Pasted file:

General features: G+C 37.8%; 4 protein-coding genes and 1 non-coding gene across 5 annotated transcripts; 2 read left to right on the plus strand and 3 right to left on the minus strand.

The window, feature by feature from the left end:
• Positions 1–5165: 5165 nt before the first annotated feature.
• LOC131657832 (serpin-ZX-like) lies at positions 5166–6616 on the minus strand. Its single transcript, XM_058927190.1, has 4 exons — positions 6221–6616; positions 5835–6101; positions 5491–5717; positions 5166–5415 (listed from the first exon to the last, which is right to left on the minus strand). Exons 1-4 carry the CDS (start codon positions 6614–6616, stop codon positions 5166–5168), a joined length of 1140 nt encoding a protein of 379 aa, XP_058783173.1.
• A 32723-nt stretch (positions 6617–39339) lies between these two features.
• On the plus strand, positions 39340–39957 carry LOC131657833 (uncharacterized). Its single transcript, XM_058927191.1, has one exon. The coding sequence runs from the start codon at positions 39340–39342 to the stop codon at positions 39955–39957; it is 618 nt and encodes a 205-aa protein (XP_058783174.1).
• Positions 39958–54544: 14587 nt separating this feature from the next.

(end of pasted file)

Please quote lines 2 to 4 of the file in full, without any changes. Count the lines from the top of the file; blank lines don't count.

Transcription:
The window, feature by feature from the left end:
• Positions 1–5165: 5165 nt before the first annotated feature.
• LOC131657832 (serpin-ZX-like) lies at positions 5166–6616 on the minus strand. Its single transcript, XM_058927190.1, has 4 exons — positions 6221–6616; positions 5835–6101; positions 5491–5717; positions 5166–5415 (listed from the first exon to the last, which is right to left on the minus strand). Exons 1-4 carry the CDS (start codon positions 6614–6616, stop codon positions 5166–5168), a joined length of 1140 nt encoding a protein of 379 aa, XP_058783173.1.